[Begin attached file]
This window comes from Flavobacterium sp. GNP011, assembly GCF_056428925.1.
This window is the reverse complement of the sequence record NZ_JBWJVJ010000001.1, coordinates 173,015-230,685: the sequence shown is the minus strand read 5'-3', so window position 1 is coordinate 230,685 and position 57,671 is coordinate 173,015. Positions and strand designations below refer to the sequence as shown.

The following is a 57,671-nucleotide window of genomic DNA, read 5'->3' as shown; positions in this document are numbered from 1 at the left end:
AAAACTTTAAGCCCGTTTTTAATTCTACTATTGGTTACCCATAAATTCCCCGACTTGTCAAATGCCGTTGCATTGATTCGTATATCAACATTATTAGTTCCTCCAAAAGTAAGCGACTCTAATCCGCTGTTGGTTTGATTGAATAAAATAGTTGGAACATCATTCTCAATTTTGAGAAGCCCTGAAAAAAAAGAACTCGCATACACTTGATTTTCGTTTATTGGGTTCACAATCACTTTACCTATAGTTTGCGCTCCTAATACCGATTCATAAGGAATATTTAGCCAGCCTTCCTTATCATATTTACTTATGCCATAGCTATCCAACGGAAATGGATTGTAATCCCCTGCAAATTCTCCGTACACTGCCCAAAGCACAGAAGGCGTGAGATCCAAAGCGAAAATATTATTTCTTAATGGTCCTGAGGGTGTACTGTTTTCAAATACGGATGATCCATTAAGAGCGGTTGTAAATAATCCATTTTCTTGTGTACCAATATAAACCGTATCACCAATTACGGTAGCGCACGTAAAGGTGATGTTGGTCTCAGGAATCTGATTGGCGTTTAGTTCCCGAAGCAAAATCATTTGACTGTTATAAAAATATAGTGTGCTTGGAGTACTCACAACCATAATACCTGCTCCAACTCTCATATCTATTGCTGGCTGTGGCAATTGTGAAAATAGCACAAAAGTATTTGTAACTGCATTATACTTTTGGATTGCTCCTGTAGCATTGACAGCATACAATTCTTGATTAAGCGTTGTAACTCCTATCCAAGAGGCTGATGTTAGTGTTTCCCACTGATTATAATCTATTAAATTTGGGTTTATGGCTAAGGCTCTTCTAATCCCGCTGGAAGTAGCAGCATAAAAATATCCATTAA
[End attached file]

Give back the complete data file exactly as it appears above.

This window comes from Flavobacterium sp. GNP011, assembly GCF_056428925.1.
This window is the reverse complement of the sequence record NZ_JBWJVJ010000001.1, coordinates 173,015-230,685: the sequence shown is the minus strand read 5'-3', so window position 1 is coordinate 230,685 and position 57,671 is coordinate 173,015. Positions and strand designations below refer to the sequence as shown.

The following is a 57,671-nucleotide window of genomic DNA, read 5'->3' as shown; positions in this document are numbered from 1 at the left end:
AAAACTTTAAGCCCGTTTTTAATTCTACTATTGGTTACCCATAAATTCCCCGACTTGTCAAATGCCGTTGCATTGATTCGTATATCAACATTATTAGTTCCTCCAAAAGTAAGCGACTCTAATCCGCTGTTGGTTTGATTGAATAAAATAGTTGGAACATCATTCTCAATTTTGAGAAGCCCTGAAAAAAAAGAACTCGCATACACTTGATTTTCGTTTATTGGGTTCACAATCACTTTACCTATAGTTTGCGCTCCTAATACCGATTCATAAGGAATATTTAGCCAGCCTTCCTTATCATATTTACTTATGCCATAGCTATCCAACGGAAATGGATTGTAATCCCCTGCAAATTCTCCGTACACTGCCCAAAGCACAGAAGGCGTGAGATCCAAAGCGAAAATATTATTTCTTAATGGTCCTGAGGGTGTACTGTTTTCAAATACGGATGATCCATTAAGAGCGGTTGTAAATAATCCATTTTCTTGTGTACCAATATAAACCGTATCACCAATTACGGTAGCGCACGTAAAGGTGATGTTGGTCTCAGGAATCTGATTGGCGTTTAGTTCCCGAAGCAAAATCATTTGACTGTTATAAAAATATAGTGTGCTTGGAGTACTCACAACCATAATACCTGCTCCAACTCTCATATCTATTGCTGGCTGTGGCAATTGTGAAAATAGCACAAAAGTATTTGTAACTGCATTATACTTTTGGATTGCTCCTGTAGCATTGACAGCATACAATTCTTGATTAAGCGTTGTAACTCCTATCCAAGAGGCTGATGTTAGTGTTTCCCACTGATTATAATCTATTAAATTTGGGTTTATGGCTAAGGCTCTTCTAATCCCGCTGGAAGTAGCAGCATAAAAATATCCATTAA